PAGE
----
Tag Archive for Dennis Romero

Morning Links: More bizarre Fix the City allegations, and even the LA Weekly supports the Mobility Plan

You didn’t really think we were done with the needless controversy over the new Mobility Plan, did you?

KPCC offers an exceptionally even-handed report on the lawsuit filed by the ironically named Fix the City, which includes this bizarre statement from their attorney:

Palmer also said that the L.A. city charter requires that any amendments to the mobility plan leading up to its August approval needed to go through the mayor’s office and the city planning commission — which didn’t happen, as the Council approved the plan outright.

Bizarre, since the Planning Commission voted unanimously to approve the plan last May. And the only amendments approved by the council were one to include equity in the implementation of the plan, and another to consider safety and community input before any paint hits the streets.

Neither of which changed the plan itself in any way.

It’s also interesting to note the suit is based on the assertion that removing traffic lanes will reduce Level of Service — that is, how many vehicles can travel through an intersection in a given amount of time — and lead to greater congestion, resulting in increased greenhouse gas emissions.

But the state legislature addressed exactly those sort of specious challenges last year, following the fiasco in San Francisco, in which a single aggrieved litigant held expansion of the city’s planned bikeways at bay for several years by arguing that they would result in increased air pollution, until a judge finally tossed out the lawsuit.

Just like Fix the City is arguing.

And hopefully, with the same result.

AB 743, which was passed by the legislature and signed by the governor, instructs the state’s Office of Planning & Research to draw up new regulations expressly prohibiting the consideration of traffic congestion and Level of Service in determining environmental impact.

Unfortunately, I’m told those rules have not been drawn up yet, so it’s questionable whether the law would apply to this suit. Although a good lawyer would certainly argue that the intent of the legislation was to prohibit lawsuits just like this.

And LA City Attorney Mike Feuer, who will most likely defend the suit, gives every indication of knowing what the hell he’s doing.

Meanwhile, Streetsblog’s Damien Newton and Joe Linton argue, as I have, that LA Mayor Eric Garcetti needs to stand up and be counted if he truly believes in safer streets and improving mobility. While he’s done a great job setting policies, like the city’s adoption of Vision Zero, he’s been noticeably absent from the street-level fights required to implement those plans.

LA Times readers react to the debate over the new Mobility Plan; one gets it, one doesn’t. Especially considering that businesses benefit by slowing traffic, which encourages drivers to stop at the shops and restaurants they pass.

And the biggest surprise may be that the LA Weekly’s notoriously bike-baiting Dennis Romero, who complained vociferously about the non-existent traffic jams caused by the 7th Street road diet, thinks the plan offers much needed vision for the city.


Nicholas Roche claims Thursday’s stage of the Vuelta, while Joaquim Rodríguez is running out of time to reclaim the leader’s jersey. Good news, as critically injured Belgian rider Kris Boeckmans is finally out of the medically induced coma he’d been in since crashing in stage eight.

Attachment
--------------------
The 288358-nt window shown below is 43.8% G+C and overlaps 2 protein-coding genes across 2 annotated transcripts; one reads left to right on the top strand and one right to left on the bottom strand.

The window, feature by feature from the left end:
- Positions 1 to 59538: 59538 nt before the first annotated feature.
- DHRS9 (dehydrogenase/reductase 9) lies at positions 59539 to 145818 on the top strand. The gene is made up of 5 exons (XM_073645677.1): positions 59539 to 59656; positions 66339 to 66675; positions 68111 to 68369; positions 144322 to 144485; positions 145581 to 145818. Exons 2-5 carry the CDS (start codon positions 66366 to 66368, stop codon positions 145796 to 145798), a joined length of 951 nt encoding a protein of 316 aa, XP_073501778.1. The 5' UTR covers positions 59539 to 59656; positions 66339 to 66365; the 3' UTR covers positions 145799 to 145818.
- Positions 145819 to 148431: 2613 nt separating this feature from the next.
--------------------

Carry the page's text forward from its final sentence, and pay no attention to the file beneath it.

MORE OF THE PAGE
Thirty-one-year old former skeleton racer Katie Uhlaender aims to win a spot on the US Cycling Team riding a 1991 Cannondale, with just four months racing experience.

Good news for ‘cross racers, who can now take a swig without getting disqualified.

And talk about Method acting. In order to portray disgraced doper Lance Armstrong in an upcoming movie, Ben Foster actually tried doping. Although if he really wanted to step into Lance’s cleats, he should have ruined someone’s career trying to cover it up.



The Eastsider looks at Monday’s town hall meeting to discuss the Rowena Ave road diet.

CiclaValley roams far from home to report on the grand opening of the East Side Riders bike co-op in South LA.

The Source explores Chicago’s bikeshare system, with an eye towards the coming Metro bikeshare in DTLA.



Laguna Beach opts for safety over cars in rebuilding Laguna Canyon Road, selecting plans to add bike lanes and pedestrian walkways over widening the road for more traffic lanes.

Police say a San Leandro boy did everything right, but was still hit by an SUV driven by an unlicensed driver while walking his bike across the street on his way to school. After watching paramedics cut off the boy’s clothes, police chipped in to buy him a new outfit. Seriously, though, a kid shouldn’t need a helmet just to walk in a damn crosswalk.

Like drivers everywhere, motorists in Redwood City are incensed that a road diet has added a few minutes to their commute, and want it ripped out before it’s even finished.

Up to 400 San Francisco 49er fans can ride to the stadium and leave their bicycles with a bike valet; the Denver Broncos will also offer a bike valet and hold your bikeshare bike for free during the game. No word yet on whether either of the planned LA area stadiums will even have safe bike access, let alone anywhere to park a bike.

A Sonoma Coast cyclist needed an air rescue after he rode off an embankment and dropped as much as 50 feet down to a creek.

A driver will face a charge of misdemeanor vehicular manslaughter in the death of a Danville cyclist earlier this year.